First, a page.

There’s still lots of time for this Growlers rookie

Un­drafted Lat­vian de­fence­man im­pressed Maple Leafs at rookie camp and main NHL train­ing camp

The Telegram (St. John’s) - - SPORTS - Robin Short Robin Short is The Tele­gram’s Sports Ed­i­tor. He can be reached by email robin. short@thetele­gram.com. Fol­low him on Twit­ter @Te­ly­robin­short

Quick, aside from be­ing out­stand­ing Nh­lers, what do Mark Gior­dano, Tyler John­son, Tyler Bozak, Torey Krug and Jay Bea­gle, to name a few, have in com­mon?

If you said all were un­drafted free agents, you’d be bang on.

There aren’t many of them, mind you, but his­tory has proven a Na­tional Hockey League ca­reer is not lost be­cause a player is passed over in the draft.

Hall of Famers Martin St. Louis and Dino Cic­carelli are posters boys for the un­der­dogs.

For what­ever rea­son, it some­times takes some play­ers a lit­tle longer to find their game than oth­ers. Call them late bloomers.

Now while it’s very pre­ma­ture to start siz­ing Kris­tians Ru­bins for an NHL sweater, the 20-yearold Lat­vian de­fence­man could, at the end of the day, be one of those un­drafted skaters were talk­ing about.

Ru­bins made his pro de­but last night as the New­found­lan­ders Growlers played their first ECHL game against the Florida Everblades at Mile One.

At 6-4 and 210 pounds, Ru­bins has the size, and the legs, to play the game.

Why then was he not drafted? Good ques­tion. Whilst play­ing in Swe­den, Ru­bins was ranked 99th among Euro­pean skaters dur­ing his draft year in 2016.

While he didn’t hear his named called, Ru­bins did show enough to have the Win­nipeg Jets in­vite him to their sum­mer prospects tour­na­ment, although noth­ing came of it.

The fol­low­ing year, af­ter com­ing over to Canada to play for the Medicine Hat Tigers of the Western Hockey League, Ru­bins suf­fered a rash of in­juries and missed 23 games (he did, how­ever, play for Latvia in the World Ju­nior Hockey Cham­pi­onship).

There may be umpteen rea­sons why, but the Toronto Maple Leafs are cer­tainly happy to have Ru­bins close by af­ter the big de­fence­man signed an ECHL con­tract with the Growlers over the sum­mer.

“He im­pressed the Toronto coach­ing staff at rookie camp, and at the NHL camp,” Growlers coach Ryane Clowe said. “He’s a guy who’s been pro­gres­sively get­ting bet­ter, even in the short time I’ve seen him.

“He’s been a good find.” An in­di­ca­tor of how good Ru­bins can be came about last spring, at the world hockey cham­pi­onship in Den­mark.

Ru­bins was one of his coun­try’s start­ing de­fence­man, the only player from the Cana­dian Hockey League on a Lat­vian squad that fea­tured KHL play­ers, Euro­pean pros (pri­mar­ily Switzer­land and Ger­many) and four oth­ers from the Amer­i­can Hockey League.

“When they in­vited me to camp, I don’t think they had me as a guy who would make the team,” he said of the Lat­vian na­tional squad. “I think I was like the 15th D-man.

“But I worked my way in there, made the team as the sixth or sev­enth guy, and next thing you know I’m get­ting reg­u­lar min­utes.”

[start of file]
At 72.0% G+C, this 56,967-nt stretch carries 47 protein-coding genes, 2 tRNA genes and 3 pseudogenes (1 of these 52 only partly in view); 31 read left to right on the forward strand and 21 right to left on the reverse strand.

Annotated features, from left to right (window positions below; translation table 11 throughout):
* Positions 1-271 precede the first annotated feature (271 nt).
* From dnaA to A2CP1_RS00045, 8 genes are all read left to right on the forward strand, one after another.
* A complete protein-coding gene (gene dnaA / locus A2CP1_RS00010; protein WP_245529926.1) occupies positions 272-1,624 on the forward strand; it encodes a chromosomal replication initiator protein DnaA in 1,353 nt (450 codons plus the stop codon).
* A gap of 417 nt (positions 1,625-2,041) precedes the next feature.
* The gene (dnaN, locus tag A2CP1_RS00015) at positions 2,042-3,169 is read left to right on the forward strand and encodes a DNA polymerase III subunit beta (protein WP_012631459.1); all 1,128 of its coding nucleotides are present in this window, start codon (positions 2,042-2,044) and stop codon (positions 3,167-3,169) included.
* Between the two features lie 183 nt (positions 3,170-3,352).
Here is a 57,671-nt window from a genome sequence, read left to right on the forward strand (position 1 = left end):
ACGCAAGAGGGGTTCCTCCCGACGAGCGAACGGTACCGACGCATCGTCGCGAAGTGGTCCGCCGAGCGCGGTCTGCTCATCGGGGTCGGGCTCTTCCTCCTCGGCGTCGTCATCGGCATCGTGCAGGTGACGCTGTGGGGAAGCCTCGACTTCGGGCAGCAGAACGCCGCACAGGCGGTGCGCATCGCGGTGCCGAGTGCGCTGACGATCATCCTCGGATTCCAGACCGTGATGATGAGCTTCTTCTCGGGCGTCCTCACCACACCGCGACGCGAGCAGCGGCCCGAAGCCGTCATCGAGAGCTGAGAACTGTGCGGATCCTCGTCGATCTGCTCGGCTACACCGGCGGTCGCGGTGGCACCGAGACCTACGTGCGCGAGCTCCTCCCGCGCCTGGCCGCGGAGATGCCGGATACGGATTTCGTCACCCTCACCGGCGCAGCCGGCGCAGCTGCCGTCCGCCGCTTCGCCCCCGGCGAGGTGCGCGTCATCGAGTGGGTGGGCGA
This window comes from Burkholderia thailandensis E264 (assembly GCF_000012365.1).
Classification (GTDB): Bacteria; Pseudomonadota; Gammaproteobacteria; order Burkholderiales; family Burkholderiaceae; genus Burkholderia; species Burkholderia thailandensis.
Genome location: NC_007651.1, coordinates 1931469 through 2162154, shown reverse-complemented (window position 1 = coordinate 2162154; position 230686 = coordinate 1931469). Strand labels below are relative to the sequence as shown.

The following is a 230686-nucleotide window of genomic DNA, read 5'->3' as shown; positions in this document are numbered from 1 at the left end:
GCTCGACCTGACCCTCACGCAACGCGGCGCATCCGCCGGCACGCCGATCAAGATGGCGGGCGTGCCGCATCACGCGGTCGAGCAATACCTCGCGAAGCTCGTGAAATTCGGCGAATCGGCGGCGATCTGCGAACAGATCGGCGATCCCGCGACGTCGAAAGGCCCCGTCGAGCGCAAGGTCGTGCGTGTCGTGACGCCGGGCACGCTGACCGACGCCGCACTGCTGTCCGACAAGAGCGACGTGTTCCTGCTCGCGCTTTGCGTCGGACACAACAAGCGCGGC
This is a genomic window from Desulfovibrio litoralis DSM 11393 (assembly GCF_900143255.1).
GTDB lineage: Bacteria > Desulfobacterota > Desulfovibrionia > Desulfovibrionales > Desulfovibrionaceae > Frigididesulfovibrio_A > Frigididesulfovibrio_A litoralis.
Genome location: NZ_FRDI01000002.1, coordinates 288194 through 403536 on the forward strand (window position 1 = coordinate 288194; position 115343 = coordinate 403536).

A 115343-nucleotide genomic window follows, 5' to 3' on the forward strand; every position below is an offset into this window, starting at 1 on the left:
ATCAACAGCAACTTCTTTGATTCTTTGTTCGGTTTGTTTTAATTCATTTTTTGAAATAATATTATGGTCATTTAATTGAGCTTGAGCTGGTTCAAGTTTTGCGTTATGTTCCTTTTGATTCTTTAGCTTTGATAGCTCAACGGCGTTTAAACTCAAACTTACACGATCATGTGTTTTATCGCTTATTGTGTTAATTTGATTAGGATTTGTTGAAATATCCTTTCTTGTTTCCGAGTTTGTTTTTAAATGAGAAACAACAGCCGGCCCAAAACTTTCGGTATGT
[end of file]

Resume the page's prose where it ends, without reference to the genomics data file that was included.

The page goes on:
Re­mem­ber what we said about late bloomers?

The high­light of Ru­bins’s tour­na­ment, and ca­reer, came in a

game against Canada. Trail­ing 1-0 af­ter two pe­ri­ods, the pesky Lat­vians, coached by EX-NHL bench boss Bob Hart­ley, tied it in the third on a goal from the un­likely Ru­bins, which set up over­time.

Con­nor Mcdavid even­tu­ally won it for Canada in the ex­tra ses­sion, clinch­ing a spot in the quar­ter-fi­nals for the Cana­di­ans.

“That was a dream come true,” Ru­bins said. “That game was one of the best I’ve ever played in my life.”

Af­ter two years of ju­nior hockey — he was an over­ager last sea­son — Ru­bins is anx­ious to get his pro ca­reer kicked into high gear. And New­found­land is but an­other stop on a jour­ney that started in 2013 when he moved to Swe­den to play U18 hockey as a 16-year-old.

As a re­sult, he speaks four dif­fer­ent lan­guages with pro­fi­ciency — Latvia, Rus­sian, Swedish and English.

“It was hard,” he says of the

move to Swe­den and, es­pe­cially, Canada. “But I was com­mit­ted to mov­ing be­cause I didn’t re­ally see an op­por­tu­nity to grow as a hockey player in Latvia.”

Now Ru­bins is get­ting used to an­other new city. And for many young­sters, the city or town in which they play is sec­ondary to the game on the ice.

“This isn’t new to me. Com­ing from Europe and go­ing to the Hat, it was a new place, a new cul­ture, a new en­vi­ron­ment. But I wouldn’t have changed it for the world.

“I haven’t yet seen St. John’s very much, but it’s still Canada and it’s hockey and that’s what is most im­por­tant.

“That and turn­ing pro. And I think I’m ready for it. It’s time.”

And per­haps that’s all Ru­bins needs, just a bit more time.

ROBIN SHORT/THE TELE­GRAM

Kris­tians Ru­bins of Latvia played in the world hockey cham­pi­onship with his na­tive coun­try last spring, scor­ing a big goal against Canada. He has im­pressed the Toronto Maple Leafs so far.

CP FILE PHOTO

New­found­land Growlers rookie de­fence­man Kris­tians Ru­bins spent two years with the Medicine Hat Tigers of the Western Hockey League be­fore sign­ing an ECHL con­tract last sum­mer.

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